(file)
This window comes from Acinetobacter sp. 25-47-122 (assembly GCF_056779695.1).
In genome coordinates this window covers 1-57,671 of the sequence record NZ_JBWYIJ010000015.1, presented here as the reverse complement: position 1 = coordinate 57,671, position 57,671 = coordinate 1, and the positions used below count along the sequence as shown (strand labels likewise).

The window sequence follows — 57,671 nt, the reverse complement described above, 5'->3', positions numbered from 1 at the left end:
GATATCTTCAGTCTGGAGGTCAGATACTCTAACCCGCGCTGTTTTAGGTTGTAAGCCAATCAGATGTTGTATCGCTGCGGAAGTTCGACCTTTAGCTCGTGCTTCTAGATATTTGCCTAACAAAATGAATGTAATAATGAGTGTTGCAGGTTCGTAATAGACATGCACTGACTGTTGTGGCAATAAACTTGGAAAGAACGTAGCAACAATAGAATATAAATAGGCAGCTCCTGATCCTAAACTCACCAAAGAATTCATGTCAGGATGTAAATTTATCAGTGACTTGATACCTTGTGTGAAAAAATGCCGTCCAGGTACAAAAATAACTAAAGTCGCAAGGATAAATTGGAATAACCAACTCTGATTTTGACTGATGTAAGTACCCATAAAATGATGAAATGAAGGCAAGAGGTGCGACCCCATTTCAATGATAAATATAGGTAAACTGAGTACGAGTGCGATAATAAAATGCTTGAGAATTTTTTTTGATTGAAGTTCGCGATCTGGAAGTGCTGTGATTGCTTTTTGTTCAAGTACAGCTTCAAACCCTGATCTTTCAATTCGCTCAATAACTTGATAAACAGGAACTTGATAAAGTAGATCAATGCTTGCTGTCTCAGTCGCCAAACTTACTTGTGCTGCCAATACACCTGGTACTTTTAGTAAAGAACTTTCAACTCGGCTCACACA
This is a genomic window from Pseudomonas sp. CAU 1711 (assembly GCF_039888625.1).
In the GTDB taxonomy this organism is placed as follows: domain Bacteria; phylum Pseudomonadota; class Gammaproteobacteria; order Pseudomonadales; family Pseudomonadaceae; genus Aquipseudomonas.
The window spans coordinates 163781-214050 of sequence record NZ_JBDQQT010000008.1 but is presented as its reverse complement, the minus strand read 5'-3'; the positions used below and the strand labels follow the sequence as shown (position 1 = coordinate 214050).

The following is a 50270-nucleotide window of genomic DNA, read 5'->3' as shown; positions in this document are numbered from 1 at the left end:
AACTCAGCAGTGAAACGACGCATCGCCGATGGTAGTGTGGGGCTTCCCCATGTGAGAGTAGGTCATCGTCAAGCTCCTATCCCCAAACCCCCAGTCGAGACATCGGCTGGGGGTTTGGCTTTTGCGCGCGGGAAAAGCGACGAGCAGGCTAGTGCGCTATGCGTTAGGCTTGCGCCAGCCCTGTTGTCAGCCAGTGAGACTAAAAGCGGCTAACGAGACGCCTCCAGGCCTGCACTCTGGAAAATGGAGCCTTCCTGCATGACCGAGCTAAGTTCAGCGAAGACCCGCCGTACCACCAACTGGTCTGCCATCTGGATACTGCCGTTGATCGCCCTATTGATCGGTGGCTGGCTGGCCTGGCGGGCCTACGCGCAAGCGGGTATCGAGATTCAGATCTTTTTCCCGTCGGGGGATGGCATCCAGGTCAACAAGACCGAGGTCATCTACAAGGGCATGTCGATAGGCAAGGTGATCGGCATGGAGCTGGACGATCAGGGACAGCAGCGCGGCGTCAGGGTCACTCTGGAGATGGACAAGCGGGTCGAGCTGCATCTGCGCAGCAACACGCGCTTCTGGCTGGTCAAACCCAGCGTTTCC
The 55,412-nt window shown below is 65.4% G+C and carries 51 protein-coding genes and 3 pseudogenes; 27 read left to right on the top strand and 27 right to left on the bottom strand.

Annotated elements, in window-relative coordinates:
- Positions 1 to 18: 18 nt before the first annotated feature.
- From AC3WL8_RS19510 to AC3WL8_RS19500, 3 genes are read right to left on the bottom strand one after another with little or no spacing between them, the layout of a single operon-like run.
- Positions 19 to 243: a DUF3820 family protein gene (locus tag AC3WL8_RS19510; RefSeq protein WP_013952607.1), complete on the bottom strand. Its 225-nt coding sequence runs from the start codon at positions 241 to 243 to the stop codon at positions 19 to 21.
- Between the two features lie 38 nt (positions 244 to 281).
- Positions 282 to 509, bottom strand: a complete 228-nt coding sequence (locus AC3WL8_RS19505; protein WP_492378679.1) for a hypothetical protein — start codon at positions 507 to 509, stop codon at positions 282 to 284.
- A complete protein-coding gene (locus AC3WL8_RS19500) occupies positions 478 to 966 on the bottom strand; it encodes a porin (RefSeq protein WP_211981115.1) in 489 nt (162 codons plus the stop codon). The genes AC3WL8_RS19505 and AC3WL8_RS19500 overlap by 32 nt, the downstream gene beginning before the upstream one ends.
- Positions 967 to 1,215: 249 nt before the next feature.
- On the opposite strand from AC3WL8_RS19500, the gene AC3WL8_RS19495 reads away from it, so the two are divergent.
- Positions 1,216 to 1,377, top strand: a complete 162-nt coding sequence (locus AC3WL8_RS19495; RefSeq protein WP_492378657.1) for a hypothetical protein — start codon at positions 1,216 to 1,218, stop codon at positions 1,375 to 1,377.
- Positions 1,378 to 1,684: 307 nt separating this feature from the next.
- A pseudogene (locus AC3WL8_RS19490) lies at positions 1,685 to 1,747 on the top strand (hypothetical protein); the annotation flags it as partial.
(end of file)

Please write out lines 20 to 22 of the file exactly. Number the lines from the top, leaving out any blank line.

- Positions 1,216 to 1,377, top strand: a complete 162-nt coding sequence (locus AC3WL8_RS19495; RefSeq protein WP_492378657.1) for a hypothetical protein — start codon at positions 1,216 to 1,218, stop codon at positions 1,375 to 1,377.
- Positions 1,378 to 1,684: 307 nt separating this feature from the next.
- A pseudogene (locus AC3WL8_RS19490) lies at positions 1,685 to 1,747 on the top strand (hypothetical protein); the annotation flags it as partial.